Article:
• Innocence

    Wednesday, October 27, 2010

    I met her weeks ago, confined to the limitations of a wheel chair ~ confined to poverty. Brown hands reaching, brown eyes begging. A new-born babe clung to the clutches of the grace I would show. The youth of her face and the youth in her arms broke me apart. I gave some change and drove away.

    The haunting feeling of injustice followed me as I cared for my babes as I feed them from the abundance of my wealth, bathed them, clothed them. A mother clung to life, just beyond my doors brimming with goodness. I could not function with her need so near. I returned to the place our eyes first met, to the place I found myself ~ just a world away ~ a young mother. We found each other again. I gave her peace offerings. Trying to calm the wrenching feeling building inside. We talked with limitations of class and language. I drove away.

    Today I entered a foreign world. I left the neighbourhood of my wealth and walked her slums until I spotted her crawling in the sand, her shocked smile lighting the horrendous surroundings.
    Her home. Walls built upon the only place that welcomes her, a spot on earth that hasn’t been claimed. Precarious boards built on stilts, inched above black murky water of a lagoon. Waters of filth the foundation of her survival. Her babes shrills escape through the cracks, rattling my bones, my heart.

    I offer her my intentions. Formula for the baby, nourishment ~ beans, rice, water, soap, bottles, clothing. She receives these gifts and searches my eyes with depth, looking for my soul. I crouch to her level, closer to the stench of the waters, closer to poverty. I return her gaze. Tears fill me. My voice is a whisper. I choke on my words “I’m a mother”. She understands. And presents her baby, ripped by the pain of a recent circumcision. I shutter at the crudeness of his wound. I ask of his age, I gasp, two months, I fight the fear gathering in my eyes. He is babe the size of newness, eyes protruding a gut swollen with hunger.
    I lower my eyes, hiding my pain, the fragility of our relationship hangs on my responses.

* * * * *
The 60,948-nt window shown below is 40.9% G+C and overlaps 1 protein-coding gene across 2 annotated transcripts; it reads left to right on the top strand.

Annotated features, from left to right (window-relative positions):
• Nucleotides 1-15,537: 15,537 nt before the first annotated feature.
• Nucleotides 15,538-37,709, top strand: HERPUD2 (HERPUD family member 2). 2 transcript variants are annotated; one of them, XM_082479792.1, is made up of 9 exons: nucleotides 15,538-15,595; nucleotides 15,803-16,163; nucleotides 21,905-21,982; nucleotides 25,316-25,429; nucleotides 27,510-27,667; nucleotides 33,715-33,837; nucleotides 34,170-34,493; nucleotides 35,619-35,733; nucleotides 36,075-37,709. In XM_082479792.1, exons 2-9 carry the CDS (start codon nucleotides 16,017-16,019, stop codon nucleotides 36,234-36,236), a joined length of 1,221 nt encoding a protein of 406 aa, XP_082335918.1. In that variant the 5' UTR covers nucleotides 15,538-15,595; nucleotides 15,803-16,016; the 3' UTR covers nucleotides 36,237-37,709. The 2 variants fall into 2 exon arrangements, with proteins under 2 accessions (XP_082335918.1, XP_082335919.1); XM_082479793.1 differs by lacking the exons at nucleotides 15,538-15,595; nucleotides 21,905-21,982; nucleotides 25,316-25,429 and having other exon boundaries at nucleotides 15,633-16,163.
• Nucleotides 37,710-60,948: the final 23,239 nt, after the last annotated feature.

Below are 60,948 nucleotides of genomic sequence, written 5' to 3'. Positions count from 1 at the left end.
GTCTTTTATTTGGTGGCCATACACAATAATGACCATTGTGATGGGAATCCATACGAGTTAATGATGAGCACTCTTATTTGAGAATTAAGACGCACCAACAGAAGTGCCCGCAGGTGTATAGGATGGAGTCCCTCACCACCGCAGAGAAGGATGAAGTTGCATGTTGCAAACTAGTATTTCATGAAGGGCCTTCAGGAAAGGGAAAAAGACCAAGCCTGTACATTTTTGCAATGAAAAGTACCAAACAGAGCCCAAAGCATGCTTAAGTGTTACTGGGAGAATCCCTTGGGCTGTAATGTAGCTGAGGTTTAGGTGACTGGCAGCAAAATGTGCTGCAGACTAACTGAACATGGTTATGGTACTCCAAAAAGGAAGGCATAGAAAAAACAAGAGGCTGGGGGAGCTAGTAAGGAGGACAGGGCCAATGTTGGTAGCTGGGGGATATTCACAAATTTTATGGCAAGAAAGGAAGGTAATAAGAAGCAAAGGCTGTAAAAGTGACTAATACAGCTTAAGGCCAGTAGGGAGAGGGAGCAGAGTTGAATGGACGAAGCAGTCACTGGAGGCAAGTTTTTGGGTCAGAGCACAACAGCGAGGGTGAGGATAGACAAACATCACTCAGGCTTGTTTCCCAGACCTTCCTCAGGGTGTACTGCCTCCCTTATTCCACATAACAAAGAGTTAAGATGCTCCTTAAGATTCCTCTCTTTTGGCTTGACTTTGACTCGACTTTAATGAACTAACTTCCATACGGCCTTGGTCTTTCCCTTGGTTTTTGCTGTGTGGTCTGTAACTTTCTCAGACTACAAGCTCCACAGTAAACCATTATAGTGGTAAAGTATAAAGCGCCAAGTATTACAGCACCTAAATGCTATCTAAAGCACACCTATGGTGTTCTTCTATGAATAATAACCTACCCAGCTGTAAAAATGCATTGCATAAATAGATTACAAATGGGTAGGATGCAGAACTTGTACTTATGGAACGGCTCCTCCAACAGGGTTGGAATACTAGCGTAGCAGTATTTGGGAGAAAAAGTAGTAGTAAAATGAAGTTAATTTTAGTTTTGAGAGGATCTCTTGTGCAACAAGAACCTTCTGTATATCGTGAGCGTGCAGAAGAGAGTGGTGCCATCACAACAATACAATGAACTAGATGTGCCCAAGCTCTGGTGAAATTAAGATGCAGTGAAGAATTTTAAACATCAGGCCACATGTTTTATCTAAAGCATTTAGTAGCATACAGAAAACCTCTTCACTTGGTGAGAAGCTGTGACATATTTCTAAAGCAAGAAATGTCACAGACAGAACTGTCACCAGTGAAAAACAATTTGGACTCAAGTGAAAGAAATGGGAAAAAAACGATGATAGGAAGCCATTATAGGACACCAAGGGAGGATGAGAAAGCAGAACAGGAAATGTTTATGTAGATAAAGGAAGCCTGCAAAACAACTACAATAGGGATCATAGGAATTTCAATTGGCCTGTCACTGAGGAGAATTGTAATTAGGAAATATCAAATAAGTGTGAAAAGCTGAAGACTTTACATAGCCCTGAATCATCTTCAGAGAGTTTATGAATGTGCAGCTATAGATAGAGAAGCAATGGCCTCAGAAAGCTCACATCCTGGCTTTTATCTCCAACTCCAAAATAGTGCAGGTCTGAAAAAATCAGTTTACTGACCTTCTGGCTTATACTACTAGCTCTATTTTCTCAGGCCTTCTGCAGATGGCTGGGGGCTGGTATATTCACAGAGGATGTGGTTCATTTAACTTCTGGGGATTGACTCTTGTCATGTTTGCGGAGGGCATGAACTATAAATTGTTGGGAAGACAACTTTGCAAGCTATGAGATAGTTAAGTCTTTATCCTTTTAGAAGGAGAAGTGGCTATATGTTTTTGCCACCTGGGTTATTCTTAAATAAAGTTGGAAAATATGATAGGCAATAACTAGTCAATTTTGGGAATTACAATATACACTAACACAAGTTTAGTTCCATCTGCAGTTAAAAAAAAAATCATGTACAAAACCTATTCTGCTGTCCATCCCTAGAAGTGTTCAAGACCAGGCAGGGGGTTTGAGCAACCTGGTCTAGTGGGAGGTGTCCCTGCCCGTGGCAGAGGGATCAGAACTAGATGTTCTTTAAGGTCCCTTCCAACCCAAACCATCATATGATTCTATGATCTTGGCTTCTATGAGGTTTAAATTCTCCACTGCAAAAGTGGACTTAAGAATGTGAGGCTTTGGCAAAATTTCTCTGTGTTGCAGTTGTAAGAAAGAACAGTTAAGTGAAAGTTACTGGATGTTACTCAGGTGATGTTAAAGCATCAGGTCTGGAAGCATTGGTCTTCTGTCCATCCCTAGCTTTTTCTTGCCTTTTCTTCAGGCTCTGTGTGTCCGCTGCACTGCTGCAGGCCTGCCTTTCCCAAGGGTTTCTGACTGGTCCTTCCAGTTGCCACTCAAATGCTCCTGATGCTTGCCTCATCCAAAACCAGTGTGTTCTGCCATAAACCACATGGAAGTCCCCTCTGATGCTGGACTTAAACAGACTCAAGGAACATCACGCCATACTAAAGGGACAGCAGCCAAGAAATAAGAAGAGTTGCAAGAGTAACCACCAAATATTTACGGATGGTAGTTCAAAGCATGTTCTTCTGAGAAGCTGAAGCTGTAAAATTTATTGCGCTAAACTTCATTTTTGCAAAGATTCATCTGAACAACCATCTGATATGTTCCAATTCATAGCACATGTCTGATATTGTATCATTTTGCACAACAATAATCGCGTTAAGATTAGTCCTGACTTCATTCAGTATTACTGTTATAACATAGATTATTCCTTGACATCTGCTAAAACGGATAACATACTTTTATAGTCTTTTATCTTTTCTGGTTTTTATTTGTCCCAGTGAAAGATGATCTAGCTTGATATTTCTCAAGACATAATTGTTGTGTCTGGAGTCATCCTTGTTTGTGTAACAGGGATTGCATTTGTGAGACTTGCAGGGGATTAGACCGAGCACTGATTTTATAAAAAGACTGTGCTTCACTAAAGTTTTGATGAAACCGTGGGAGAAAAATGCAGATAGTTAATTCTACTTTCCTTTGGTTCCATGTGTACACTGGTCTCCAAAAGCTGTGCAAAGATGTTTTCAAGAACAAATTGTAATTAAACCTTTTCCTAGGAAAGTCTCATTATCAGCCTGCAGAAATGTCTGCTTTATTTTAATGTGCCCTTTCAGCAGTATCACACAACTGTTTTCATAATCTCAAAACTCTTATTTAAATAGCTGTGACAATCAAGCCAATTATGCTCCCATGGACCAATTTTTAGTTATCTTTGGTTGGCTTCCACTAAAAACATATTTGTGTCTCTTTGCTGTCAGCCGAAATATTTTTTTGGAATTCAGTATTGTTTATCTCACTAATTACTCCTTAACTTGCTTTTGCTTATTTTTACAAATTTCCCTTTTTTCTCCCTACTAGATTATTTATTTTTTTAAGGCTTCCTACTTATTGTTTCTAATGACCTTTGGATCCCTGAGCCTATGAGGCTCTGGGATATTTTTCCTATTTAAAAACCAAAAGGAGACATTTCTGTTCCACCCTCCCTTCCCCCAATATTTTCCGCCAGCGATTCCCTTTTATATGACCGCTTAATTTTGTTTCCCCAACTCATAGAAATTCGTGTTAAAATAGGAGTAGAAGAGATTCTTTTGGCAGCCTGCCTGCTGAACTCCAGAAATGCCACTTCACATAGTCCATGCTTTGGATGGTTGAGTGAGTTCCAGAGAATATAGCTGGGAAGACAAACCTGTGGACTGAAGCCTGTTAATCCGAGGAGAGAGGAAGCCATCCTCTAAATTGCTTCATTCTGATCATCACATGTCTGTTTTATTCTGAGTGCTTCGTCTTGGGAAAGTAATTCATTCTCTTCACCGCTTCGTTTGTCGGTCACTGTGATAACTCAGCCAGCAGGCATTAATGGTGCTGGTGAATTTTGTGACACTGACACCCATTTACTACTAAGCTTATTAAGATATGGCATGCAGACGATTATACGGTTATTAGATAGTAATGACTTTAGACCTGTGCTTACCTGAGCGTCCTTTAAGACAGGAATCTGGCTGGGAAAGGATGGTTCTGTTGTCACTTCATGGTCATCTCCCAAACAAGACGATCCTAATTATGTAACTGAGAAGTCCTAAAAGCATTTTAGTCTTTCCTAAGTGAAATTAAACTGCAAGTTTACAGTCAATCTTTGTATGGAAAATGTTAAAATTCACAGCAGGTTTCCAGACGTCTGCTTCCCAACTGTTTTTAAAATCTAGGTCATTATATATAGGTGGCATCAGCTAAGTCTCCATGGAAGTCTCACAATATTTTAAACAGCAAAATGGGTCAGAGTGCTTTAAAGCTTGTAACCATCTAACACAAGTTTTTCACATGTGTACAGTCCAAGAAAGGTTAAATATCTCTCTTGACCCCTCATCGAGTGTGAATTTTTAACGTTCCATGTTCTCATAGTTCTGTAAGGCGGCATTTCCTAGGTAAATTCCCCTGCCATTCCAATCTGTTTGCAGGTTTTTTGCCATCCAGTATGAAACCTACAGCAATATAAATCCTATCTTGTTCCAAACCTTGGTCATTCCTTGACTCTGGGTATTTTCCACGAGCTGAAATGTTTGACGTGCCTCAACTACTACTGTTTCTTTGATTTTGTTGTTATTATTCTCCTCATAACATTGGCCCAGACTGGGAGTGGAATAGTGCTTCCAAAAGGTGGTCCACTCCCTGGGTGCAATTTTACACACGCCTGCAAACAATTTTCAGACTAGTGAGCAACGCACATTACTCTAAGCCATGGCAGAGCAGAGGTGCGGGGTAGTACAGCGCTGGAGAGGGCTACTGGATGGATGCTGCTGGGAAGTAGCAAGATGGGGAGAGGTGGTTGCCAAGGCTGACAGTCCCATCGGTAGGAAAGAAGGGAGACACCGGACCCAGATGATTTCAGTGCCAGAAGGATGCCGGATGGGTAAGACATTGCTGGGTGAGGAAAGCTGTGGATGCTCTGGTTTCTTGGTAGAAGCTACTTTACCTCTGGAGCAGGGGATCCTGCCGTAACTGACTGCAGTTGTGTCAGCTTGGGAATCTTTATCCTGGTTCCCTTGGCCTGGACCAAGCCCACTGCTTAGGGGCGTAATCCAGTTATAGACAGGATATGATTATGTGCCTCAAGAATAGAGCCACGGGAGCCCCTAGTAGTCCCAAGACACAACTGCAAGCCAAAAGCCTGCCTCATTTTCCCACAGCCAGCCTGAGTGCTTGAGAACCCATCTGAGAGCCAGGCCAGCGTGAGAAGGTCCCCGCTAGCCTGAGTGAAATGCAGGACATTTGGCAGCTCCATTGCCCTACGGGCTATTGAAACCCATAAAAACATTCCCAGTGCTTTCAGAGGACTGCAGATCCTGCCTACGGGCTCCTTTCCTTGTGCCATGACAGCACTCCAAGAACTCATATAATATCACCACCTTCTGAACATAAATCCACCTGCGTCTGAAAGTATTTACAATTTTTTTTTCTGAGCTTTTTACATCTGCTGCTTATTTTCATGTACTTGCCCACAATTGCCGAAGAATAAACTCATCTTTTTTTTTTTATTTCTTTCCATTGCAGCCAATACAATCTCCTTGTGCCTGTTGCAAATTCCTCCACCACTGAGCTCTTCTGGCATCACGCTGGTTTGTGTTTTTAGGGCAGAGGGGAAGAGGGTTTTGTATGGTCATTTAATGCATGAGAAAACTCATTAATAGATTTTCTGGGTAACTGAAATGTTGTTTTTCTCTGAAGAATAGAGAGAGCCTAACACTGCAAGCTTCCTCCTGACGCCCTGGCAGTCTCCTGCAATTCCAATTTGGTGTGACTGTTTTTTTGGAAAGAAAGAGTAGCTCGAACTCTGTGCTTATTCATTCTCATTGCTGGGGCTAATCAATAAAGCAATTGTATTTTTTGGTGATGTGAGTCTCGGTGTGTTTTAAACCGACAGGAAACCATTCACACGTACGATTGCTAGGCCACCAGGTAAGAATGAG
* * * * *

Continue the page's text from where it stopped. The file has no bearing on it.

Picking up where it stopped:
I stroke his arm, brown skin dotted with infection. I ask her of her life. She shares her horrors of abandonment. I ask of the babies health. She says he is fine. She knows, I know ~ It breaks us both. We meet again eye to eye. I tell her, plead with her to ask me, for her ~ for his ~ needs. My voice cracks with urgency “If there is anything ~ anything, please ask”.
    The neighbours have gathered around, prostitutes, beggars, thieves, orphans, they speak above us in a language I don’t understand. Humbly the mother asks for medicine to ease her babes pain. I smile a yes. I promise her a return with more water, more food.

    It was in our parting I remembered to ask the babes name. Innocence. My mind raced around the meaning of his name. A baby far from the innocence of safety. So far from innocence.

    As a bowed my head to duck through the exit of her home I bowed my heart in a desperate prayer. That death would not visit. That Innocence would not disappear into the grave of statistics. I prayed that a light of heaven was shone into the shadows of despair. I begged God to help me fight, as a mother, for this baby born of another world.

    I drove away, again. In the quietness, my driver offered me the words of the neighbour’s language. He retold me their words, ‘Jesus has come wearing a white ladies body, bringing gifts of salvation’.

    I returned to wealth and washed the grime of diseases from my skin. My skin shredded raw as my heart. I re-entered my world. I kissed my boy, white, robust. My heart splitting with praise and pain, Innocence lingering with me, enlarging my love, tightening my hold on the Cross where hope and faith exist.